How TailwindCSS can help speed up your development
15 July 2021

The goal of separating HTML and CSS is to keep appearance and semantics separate. Changes in the structure of a page should never break its styles. Similarly, a change in style should never necessitate a change in structure. Though it seems straightforward, achieving separation of concerns is not as easy as it sounds.

A brief history of CSS

In the early days of HTML, we could have written something like this:

	<font color="red" face="sans-serif" size="+1">
				Hello there!

This code mixes structure and style. Font, center, and u elements are only used for styling purposes. In order to change the styling of our document, we would need to change its semantic structure. This is where CSS comes in.

Separate, yet not separable

Although content and appearance should be kept separate, they cannot be separable. There needs to be some connection between a particular piece of content and its appearance. CSS classes are the most common link between structure and style.

	<h2 class="main-title">
		Hello there!

	article > h2.main-title {
		text-align: center;

The obvious semantic improvements on HTML come at a less obvious cost: it is now CSS that combines structure and style. Classes such as .main-title have semantic meaning. When CSS is written this way, it needs to be aware of the semantic structure (ex. article > h2) and the classes it exposes. As a result, changing our structure can easily break our styles.

We can call this CSS Hell. CSS is dependent on our HTML. Styling is under our full control, but it breaks if we change the HTML structure. If there’s a site-wide .article class, and a site-wide .featured class, finding out what’s wrong with <div class=“featured article”> can be a pain.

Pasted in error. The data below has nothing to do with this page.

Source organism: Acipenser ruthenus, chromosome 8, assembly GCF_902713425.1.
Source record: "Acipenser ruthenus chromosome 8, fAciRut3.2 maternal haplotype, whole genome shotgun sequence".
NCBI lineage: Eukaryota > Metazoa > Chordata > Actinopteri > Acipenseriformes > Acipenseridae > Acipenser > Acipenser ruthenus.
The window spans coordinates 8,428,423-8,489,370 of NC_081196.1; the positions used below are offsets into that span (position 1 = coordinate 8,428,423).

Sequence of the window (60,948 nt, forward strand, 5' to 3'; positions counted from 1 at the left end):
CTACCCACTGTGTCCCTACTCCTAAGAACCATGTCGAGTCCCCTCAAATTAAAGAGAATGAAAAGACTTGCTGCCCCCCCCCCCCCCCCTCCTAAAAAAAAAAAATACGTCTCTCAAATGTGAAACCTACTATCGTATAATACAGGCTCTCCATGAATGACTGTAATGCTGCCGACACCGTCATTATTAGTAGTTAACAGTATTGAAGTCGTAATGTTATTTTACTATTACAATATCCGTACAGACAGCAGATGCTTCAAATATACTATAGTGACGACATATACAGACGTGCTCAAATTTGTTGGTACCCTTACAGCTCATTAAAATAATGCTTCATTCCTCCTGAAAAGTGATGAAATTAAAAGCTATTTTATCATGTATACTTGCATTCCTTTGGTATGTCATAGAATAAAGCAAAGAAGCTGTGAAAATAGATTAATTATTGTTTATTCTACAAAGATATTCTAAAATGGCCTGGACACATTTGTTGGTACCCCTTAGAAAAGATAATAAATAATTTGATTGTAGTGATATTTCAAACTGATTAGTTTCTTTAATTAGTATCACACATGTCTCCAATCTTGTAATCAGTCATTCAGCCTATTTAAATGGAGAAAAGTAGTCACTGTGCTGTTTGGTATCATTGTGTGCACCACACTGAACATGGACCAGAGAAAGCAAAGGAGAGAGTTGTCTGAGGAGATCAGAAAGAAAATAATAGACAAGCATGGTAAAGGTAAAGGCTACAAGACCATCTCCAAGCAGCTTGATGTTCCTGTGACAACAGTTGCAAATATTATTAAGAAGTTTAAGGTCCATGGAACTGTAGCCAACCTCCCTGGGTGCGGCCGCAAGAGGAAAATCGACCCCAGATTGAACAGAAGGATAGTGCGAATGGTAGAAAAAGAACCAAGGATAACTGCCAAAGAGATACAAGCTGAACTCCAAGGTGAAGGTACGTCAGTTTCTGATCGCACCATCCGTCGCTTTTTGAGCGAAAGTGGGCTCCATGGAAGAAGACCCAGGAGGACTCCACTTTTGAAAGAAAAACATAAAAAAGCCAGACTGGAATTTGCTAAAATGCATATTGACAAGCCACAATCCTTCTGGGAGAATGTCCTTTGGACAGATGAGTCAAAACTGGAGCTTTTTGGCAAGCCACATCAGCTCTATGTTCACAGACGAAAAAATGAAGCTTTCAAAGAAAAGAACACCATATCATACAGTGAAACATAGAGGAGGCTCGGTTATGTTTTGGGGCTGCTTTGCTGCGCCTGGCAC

The effort to write sound, decoupled CSS that doesn’t break has led to the popularity of CSS writing guidelines such as BEM, which resulted in HTML code such as the following:

<article class="main-article">
	<img class="main-article__image" src="..." alt="">
	<div class="main-article__content">
		<h2 class="main-article__title">The future of CSS</h2>
		<p class="main-article__paragraph">
			As we all know, HTML & CSS are the main blocks of the …

To further detach CSS styling from HTML, BEM uses long, repetitive class names. But is that really effective? Classes carry more semantic meaning than before, and the roles are almost reversed. Semantic meaning is now defined by CSS, while HTML must adhere to its structure. HTML and CSS may appear decoupled, but they are now more interconnected than ever. As a result, both structure and style now require more effort to update, since the one can’t change without simultaneously changing the other.

Despite its shortcomings, popular CSS frameworks such as Material UI and Bootstrap have adopted this approach. These frameworks fix in part the HTML structure that needs to be followed, but at the same time prevent substantial changes to their CSS. As a result of such à la carte design, many websites using such frameworks have a distinctively similar look.

At this point of CSS evolution, it feels like we are turning in circles. Every time we try to untie the knot between HTML and CSS, the knot gets tighter in ever less obvious ways. How is that happening? There must certainly be some way to :

  • Create CSS styles that have no semantic meaning
  • Write CSS that doesn’t at all depend on knowing the HTML structure
  • Write HTML that we can change at will without needing to make any change in our CSS